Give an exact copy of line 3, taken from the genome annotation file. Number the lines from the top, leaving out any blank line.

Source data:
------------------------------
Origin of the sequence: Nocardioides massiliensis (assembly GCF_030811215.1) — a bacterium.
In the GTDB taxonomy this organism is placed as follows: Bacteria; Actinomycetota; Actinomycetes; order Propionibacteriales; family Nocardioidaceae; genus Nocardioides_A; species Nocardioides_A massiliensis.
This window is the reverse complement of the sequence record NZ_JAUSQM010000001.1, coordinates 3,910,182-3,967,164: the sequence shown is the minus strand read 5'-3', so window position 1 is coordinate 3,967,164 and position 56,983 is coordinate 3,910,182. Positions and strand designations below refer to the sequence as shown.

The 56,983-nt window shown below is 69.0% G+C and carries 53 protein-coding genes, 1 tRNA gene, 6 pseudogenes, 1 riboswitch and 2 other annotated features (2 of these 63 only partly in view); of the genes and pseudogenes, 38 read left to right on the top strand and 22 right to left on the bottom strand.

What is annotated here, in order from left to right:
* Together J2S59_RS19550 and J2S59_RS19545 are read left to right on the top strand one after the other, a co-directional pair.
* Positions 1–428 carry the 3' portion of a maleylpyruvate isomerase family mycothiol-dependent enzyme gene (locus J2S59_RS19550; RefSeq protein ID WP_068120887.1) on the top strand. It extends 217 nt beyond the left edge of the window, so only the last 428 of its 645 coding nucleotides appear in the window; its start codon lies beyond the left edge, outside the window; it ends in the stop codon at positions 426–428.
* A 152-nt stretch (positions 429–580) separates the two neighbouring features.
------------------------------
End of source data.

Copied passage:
This window is the reverse complement of the sequence record NZ_JAUSQM010000001.1, coordinates 3,910,182-3,967,164: the sequence shown is the minus strand read 5'-3', so window position 1 is coordinate 3,967,164 and position 56,983 is coordinate 3,910,182. Positions and strand designations below refer to the sequence as shown.